a conservation easement was the solution he was looking for, and now his three
children will continue the tradition of stewardship in the Price Creek Valley. First American
“I did the easement instead of selling the ranch, so I could keep it in my
family.”
Title Company
Iaqua Ranch Francis and Carole Carrington

Most people that travel through Iaqua


Ranch on either one of the meandering county
roads are struck by the spectacular beauty and
North Coast character of the land. On his
way to Bridgeville in the early 80’s, Francis
Carrington was enjoying the scene and the
idyllic ranch house with a nearby spring, and
decided that if the property ever came up for
sale he would buy it.
When the chance finally came, Francis and
Carole followed through with their intentions,
and have enjoyed the land ever since. They
currently raise approximately 200 beef cattle
on the rolling grasslands, and modestly harvest
timber for firewood and lumber.
They first heard about conservation
easements in a regional newspaper, and first
considered the idea of placing a conservation easement on Iaqua Ranch after meeting
with local conservationists. The decision to place an easement on the property was
complicated. They had to consider many things, including their age, their estate,
and the tax implications. “It would have been much more profitable if I sold off the
pieces—it would have been millions of dollars in difference. But then there’s the
beauty of the ranch, and the way the ranch is. That’s the reason we bought it—the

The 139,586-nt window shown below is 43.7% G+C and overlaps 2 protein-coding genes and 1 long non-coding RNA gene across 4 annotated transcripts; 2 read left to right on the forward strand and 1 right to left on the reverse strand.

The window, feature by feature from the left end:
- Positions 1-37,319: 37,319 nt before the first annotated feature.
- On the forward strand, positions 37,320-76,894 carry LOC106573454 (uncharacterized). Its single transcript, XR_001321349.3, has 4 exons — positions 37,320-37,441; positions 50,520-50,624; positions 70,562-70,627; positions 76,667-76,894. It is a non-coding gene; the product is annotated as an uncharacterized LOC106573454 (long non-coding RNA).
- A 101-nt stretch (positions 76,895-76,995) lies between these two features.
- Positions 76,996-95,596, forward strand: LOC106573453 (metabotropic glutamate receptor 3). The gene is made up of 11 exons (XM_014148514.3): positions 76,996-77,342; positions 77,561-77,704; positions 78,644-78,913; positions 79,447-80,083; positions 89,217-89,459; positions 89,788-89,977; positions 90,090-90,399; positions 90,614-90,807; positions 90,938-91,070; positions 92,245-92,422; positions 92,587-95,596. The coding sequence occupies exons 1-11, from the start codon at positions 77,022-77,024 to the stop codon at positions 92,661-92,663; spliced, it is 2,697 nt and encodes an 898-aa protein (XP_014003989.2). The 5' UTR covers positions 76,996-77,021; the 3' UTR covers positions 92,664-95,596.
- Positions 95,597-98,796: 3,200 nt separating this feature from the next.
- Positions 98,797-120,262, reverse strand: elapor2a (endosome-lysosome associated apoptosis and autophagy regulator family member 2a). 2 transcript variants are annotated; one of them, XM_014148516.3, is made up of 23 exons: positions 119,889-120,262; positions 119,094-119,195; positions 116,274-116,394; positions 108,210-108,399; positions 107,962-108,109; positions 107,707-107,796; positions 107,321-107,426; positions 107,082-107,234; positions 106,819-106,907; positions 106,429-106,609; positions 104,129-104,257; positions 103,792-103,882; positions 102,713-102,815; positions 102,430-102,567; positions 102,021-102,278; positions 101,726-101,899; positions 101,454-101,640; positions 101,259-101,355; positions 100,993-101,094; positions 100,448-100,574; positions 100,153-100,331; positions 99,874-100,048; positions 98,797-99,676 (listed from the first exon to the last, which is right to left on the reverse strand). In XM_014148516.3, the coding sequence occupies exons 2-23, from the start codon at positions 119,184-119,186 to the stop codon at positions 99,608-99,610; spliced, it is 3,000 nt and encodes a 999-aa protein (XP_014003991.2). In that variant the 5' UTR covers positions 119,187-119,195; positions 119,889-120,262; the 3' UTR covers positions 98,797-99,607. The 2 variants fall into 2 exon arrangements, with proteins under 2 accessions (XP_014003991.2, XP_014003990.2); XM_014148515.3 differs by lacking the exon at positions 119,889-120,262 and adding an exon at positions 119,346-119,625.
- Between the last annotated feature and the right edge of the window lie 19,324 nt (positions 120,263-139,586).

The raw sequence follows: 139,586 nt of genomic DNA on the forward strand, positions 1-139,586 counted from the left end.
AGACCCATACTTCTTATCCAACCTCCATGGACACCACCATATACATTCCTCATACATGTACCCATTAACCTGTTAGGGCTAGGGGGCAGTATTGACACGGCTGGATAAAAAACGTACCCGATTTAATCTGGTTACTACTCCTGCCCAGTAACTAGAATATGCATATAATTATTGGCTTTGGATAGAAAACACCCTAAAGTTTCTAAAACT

particular beauty of the whole ranch. We eventually came to the opinion that we’d
like to keep it that way.”
The Carringtons are very happy with their decision, and with everyone’s work
in the process. “It’s a great program, because if you want to ranch, or handle
(might need to replace photo with timber, or a place to hunt, it doesn’t stop any of those activities, and yet you receive
higher res. one) compensation for development rights. It’s a win win situation.”

the property’s value once developed into the U.S. Forest Service’s Forest Legacy projects over the past three years. Though
a residential area. So landowners place a Program, the California Department CDF will hold the easement, NRLT
restriction on their land of Forestry and Fire Protection’s (CDF) will take over long-term monitoring of
that reduces the property Forest Legacy Program, together provided the property to ensure adherence to the
nd off value—something $5.1 million towards the purchase of easement terms.
unusual in a society that the easements. Carrington donated an NRLT is currently working with five
answer.” often places maximizing additional $635,000 in easement value. other local ranchland owners to place
profits as its first priority. Support was also provided by Humboldt conservation easements on properties
Recognizing the importance of these County and The Nature Conservancy. collectively covering more than 25,000
ranches to fish, wildlife, and productive NRLT is supported by grants from acres as part of the Six Rivers to the Sea
resources, the project was a collaboration agencies, foundations, including the Initiative. It is only through partnerships
of several state, federal, and local agencies, Columbia Foundation, as well as more among many individuals and agencies
non-profit organizations, and individuals. than 350 individual donors. This support that this level of conservation on the
The state’s Wildlife Conservation Board, has in part helped us to shepherd these North Coast is possible.

(Emerald City
North Coast Cleaning Thomas C. Brundage Logo to be
Services, Inc. Registered Geologist placed)